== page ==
Gene discovery in Cypripedium parviflorum var. pubescens

The interaction of orchids with fungi is unique in the plant kingdom and could serve as a model for plant-fungal interactions. The fact that some orchids can form a mycorrhizal association with known pathogens suggests that orchids are able to overcome or subvert (to a degree) fungal virulence. Also, orchids are mycotrophic at seed germination suggesting that the orchid has complete control over the fungus and is itself acting as a parasite. By uncovering the molecular basis of the orchid fungal interaction, it will be possible to gain insight into how the orchid mycorrhizal association differs from other plant-fungal interactions and thus provide new avenues of research in plant fungal relations.

Since the orchid mycorrhizal association makes for difficulty in propagation of some native orchids, an understanding of the interaction will allow for more focused efforts in the development of new propagation techniques.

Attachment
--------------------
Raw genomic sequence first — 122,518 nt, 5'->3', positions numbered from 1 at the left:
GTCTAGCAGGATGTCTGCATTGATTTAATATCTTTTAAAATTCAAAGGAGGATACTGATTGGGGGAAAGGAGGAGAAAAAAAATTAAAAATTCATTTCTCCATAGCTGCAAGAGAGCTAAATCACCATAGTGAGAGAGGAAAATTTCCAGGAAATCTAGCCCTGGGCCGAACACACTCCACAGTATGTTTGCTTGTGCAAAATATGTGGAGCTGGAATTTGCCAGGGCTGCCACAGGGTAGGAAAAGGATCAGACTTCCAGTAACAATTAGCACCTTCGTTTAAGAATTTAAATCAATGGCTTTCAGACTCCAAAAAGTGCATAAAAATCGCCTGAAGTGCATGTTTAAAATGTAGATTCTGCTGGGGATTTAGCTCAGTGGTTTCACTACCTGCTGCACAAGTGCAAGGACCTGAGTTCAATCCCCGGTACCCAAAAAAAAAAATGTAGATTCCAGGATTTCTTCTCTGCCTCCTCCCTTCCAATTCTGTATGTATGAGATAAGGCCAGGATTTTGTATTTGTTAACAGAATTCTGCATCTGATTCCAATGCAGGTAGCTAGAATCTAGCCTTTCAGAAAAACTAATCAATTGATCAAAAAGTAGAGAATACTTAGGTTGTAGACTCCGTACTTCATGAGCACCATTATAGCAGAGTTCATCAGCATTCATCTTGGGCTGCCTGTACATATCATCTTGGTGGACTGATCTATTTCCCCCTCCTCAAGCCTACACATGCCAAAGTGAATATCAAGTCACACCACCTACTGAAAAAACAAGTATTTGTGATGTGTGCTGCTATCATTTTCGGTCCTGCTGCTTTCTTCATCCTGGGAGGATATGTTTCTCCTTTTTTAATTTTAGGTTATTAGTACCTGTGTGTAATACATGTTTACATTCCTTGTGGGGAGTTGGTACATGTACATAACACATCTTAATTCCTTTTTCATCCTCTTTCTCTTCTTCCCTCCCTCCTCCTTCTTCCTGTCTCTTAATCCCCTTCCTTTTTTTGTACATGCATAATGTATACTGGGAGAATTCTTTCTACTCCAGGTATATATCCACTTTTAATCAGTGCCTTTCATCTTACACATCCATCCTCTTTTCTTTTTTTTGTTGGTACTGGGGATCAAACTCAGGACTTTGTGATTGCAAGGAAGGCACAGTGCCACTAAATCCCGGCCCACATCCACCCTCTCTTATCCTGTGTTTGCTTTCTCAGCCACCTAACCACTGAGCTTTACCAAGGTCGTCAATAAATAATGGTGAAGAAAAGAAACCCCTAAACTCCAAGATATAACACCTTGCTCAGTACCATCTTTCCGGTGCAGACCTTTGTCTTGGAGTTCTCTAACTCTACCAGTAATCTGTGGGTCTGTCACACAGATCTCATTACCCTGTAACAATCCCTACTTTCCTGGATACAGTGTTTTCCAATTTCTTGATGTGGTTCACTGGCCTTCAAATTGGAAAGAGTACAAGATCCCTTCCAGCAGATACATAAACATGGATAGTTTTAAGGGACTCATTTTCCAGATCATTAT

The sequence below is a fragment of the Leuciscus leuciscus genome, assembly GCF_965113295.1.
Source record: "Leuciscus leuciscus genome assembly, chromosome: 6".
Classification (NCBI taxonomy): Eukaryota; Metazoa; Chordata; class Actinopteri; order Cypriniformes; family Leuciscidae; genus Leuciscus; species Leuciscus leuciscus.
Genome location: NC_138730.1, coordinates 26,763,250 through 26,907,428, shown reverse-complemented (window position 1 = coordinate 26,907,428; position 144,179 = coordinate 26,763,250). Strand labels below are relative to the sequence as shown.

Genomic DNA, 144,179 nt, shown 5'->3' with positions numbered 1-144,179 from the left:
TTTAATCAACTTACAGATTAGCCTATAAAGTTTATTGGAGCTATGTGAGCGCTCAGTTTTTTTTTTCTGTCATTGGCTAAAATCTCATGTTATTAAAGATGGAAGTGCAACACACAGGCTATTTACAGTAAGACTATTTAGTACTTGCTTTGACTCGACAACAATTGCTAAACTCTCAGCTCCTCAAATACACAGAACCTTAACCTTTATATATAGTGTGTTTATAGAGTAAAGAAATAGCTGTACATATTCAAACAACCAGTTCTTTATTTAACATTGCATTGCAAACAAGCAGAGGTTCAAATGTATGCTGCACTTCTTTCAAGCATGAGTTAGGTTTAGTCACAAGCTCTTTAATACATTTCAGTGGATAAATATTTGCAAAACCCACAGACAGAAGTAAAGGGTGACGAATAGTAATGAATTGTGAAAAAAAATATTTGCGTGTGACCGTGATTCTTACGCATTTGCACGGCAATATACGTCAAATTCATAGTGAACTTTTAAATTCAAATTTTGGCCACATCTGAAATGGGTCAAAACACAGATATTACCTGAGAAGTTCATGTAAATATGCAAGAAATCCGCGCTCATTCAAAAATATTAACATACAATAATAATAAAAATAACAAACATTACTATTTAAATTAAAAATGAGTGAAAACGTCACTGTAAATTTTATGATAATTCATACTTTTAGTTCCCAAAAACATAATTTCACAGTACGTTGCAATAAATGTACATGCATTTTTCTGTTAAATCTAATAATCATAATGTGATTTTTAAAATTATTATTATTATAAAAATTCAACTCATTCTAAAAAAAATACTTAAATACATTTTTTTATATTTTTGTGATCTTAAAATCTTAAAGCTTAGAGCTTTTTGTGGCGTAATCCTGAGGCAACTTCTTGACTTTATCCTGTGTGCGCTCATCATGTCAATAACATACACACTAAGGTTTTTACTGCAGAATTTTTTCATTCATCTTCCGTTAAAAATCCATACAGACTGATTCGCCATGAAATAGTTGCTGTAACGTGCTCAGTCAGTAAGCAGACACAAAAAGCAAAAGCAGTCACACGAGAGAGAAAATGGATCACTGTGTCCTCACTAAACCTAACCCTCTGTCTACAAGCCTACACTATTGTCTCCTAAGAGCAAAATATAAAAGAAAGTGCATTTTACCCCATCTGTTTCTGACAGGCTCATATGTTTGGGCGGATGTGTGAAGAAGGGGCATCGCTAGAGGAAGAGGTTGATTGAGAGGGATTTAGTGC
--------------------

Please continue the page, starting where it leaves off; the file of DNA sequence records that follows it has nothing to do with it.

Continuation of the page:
AFLP- Differential Display was used to identify orchid genes regulated by the symbiotic interaction between orchid and fungus. Seedlings of Cypripedium were purchased from Spangle Creek Labs and grown with a mycorrhizal fungus (Thanatephorus pennatus). RNA from seedlings grown with the fungus and seedlings grown normally was reverese transcribed and subjected to AFLP-DD PCR. Two genes were identified as being differentially expressed, Trehalose-6-phosphate synthase/phosphatase and Nucleotide Binding Protein. Manuscripts are in preparation.

This research sprung, in part, from a desire to see more of our native orchids in the landscape. Here are some images of our natives. Hopefully, more will follow.

Calopogon tuberosus
Cypripedium parviflorum var. pubescens
Tipularia discolor